For three years in a row (2018-2020) Gord has presented at the United Nations Commission on Narcotic Drugs, a policy-making body of the United Nation system with prime responsibility for drug-related matters.

Gord is dedicated to removing barriers to enable policy writers, academics, researchers, and people with lived and living experience of substance use disorders to take evidence-based actions to improve the lives of people impacted by substance use in Canada.

Dr. Nick Kates

Nick Kates is Professor and Chair of the Department of Psychiatry and Behavioural Neurosciences at McMaster University, with a cross-appointment in the Department of Family Medicine. He is also an Associate Member of the Department of Health, Aging, and Society at McMaster University.

For 12 years, Nick was the Director of the Hamilton Family Health Team Mental Health and Nutrition Program, which integrates mental health counsellors and dietitians into the offices of family physicians across Hamilton. He served as the Ontario Lead for the Quality Improvement and Innovation Partnership (QIIP) for five years, promoting quality improvement among primary care practices. He was also a member of the 2012 Ontario Minister of Health’s Advisory Group to redesign a mental health system for the province, and he served on the Federal Minister of Health’s Advisory Council on Mental Health and Addictions from 2017 to 2020. Throughout his career, Nick has consulted on many different health care systems in Ontario, across Canada, and around the world.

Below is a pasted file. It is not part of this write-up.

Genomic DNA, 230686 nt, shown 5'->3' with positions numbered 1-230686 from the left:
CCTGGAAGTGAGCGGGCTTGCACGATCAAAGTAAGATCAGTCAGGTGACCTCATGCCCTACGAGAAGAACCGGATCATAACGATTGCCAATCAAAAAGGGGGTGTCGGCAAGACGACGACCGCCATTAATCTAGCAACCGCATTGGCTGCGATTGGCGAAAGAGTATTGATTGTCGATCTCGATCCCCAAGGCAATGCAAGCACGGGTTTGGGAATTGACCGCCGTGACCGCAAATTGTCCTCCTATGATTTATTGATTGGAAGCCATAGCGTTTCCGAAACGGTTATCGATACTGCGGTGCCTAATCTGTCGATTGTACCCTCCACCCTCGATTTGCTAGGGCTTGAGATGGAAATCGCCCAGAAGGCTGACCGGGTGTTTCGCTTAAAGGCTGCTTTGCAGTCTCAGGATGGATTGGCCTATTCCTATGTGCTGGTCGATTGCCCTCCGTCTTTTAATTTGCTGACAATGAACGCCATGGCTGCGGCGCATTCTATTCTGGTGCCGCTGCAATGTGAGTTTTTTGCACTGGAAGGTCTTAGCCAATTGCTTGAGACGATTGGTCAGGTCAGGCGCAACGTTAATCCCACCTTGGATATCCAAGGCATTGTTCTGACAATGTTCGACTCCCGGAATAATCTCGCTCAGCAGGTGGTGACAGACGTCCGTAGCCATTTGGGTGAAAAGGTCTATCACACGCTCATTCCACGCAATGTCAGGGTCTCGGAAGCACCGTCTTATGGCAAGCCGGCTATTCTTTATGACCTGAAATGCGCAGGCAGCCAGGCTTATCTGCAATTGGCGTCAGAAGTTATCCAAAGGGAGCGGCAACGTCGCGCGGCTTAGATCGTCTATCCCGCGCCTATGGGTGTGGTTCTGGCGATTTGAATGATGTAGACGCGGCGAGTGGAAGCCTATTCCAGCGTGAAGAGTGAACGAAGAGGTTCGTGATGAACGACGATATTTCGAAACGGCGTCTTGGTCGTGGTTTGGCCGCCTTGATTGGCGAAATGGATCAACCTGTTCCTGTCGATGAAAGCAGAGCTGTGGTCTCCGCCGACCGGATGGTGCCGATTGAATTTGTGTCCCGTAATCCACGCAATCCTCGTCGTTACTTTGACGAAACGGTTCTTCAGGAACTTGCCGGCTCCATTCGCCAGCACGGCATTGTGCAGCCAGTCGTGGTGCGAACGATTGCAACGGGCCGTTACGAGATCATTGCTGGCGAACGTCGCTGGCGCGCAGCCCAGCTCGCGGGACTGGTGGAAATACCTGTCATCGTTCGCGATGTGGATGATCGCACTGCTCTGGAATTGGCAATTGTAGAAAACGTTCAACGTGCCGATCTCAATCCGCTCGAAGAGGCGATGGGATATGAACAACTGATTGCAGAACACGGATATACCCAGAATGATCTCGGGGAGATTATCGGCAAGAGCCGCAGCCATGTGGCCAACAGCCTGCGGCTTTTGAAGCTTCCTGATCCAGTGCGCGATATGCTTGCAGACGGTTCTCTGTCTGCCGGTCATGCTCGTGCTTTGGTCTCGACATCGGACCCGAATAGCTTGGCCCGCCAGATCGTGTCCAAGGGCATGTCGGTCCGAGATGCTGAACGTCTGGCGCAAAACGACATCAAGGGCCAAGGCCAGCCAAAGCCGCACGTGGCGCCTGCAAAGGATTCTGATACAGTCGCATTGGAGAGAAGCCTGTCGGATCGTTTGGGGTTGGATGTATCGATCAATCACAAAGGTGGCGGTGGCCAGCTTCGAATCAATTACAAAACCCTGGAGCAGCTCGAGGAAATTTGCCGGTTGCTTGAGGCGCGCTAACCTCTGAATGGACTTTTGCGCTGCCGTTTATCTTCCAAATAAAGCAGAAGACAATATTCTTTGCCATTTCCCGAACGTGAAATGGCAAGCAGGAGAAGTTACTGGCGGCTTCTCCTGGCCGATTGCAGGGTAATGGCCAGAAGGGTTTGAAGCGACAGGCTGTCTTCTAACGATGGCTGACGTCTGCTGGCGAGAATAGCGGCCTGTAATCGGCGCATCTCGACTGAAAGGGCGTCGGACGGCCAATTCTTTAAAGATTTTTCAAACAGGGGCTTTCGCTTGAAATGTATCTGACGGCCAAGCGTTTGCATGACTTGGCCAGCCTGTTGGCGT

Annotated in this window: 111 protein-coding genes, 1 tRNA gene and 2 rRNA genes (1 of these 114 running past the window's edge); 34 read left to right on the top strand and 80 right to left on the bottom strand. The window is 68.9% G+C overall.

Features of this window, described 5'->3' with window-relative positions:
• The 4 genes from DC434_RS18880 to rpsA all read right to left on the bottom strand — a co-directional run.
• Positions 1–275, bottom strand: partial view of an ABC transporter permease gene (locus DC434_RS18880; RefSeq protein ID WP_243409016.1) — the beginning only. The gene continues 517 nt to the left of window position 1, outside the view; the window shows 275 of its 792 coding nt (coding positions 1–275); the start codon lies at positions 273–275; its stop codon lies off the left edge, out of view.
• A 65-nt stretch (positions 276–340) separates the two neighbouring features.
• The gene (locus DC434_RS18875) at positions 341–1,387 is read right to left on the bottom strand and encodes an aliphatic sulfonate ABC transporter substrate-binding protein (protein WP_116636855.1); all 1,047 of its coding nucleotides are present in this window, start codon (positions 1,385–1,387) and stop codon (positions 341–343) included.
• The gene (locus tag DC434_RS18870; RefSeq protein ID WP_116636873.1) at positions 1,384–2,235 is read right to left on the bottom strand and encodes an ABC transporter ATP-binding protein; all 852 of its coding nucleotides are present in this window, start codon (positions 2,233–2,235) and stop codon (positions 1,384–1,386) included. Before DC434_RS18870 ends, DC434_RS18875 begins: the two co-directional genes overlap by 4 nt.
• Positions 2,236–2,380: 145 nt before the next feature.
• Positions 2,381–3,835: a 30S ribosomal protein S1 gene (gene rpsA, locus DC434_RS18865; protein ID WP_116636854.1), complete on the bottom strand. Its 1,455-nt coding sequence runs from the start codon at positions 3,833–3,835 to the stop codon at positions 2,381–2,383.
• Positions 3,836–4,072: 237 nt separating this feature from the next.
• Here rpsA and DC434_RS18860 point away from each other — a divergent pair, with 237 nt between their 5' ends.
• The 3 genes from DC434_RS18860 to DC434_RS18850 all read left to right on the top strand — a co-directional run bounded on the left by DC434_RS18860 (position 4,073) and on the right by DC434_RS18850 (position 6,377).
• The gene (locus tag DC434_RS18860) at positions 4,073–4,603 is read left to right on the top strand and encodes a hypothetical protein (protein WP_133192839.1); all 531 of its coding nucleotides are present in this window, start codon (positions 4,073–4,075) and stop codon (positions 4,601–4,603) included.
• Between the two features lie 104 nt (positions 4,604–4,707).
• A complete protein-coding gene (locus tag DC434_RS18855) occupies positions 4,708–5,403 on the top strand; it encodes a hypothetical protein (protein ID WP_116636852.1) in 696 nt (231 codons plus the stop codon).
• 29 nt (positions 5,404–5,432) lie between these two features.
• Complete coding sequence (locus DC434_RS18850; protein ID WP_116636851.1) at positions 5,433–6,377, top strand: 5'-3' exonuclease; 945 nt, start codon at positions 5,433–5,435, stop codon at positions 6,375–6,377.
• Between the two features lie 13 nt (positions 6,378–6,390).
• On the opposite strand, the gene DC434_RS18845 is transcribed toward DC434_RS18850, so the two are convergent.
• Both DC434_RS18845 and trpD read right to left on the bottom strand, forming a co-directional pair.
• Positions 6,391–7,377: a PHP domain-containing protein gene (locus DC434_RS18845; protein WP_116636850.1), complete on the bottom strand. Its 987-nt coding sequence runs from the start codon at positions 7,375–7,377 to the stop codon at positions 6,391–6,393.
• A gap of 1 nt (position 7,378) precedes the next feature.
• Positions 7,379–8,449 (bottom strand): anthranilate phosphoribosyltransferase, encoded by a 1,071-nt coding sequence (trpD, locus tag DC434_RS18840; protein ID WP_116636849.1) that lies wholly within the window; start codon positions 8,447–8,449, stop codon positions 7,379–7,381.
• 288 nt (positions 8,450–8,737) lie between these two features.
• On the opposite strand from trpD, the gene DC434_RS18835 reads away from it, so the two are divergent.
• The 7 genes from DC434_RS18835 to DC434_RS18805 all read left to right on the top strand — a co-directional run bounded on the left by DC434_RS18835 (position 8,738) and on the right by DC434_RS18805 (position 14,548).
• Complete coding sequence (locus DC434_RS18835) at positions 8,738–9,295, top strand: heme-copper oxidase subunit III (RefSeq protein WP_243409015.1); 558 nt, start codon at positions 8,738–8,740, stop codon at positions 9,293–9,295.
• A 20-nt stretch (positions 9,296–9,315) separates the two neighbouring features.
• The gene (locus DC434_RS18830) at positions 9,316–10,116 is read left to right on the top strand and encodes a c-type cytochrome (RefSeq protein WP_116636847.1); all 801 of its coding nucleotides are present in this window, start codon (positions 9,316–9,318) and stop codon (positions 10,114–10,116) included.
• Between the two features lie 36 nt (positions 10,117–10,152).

Dr. Linda Lee

Dr. Linda Lee is a Care of the Elderly family physician and Schlegel Research Chair in Primary Care for Elders. She is also Associate Clinical Professor in the Department of Family Medicine at McMaster University.

Dr. Lee has developed a Primary Care Memory Clinic model, known as the MINT Memory Clinic and Training Program, which has guided the development of new memory clinics in 115 primary care settings in Ontario. She has received a number of accolades for her leadership in improving care for older adults with dementia and other memory disorders, including:

  • The 2014 Ontario Minister’s Medal Honouring Excellence in Health Quality and Safety;
  • The 2015 Canadian Institutes of Health Research (CIHR) Institute of Aging Betty Havens Award for Knowledge Translation in Aging;
  • The 2019 Canadian Medical Association Joule Innovation Access to Care Award; and
  • The 2020 Change Foundation Future Innovator Award for improving healthcare experience for patients and caregivers.

Dr. Lee’s research interests focus on improving health care for older adults living with dementia and other complex chronic conditions associated with aging.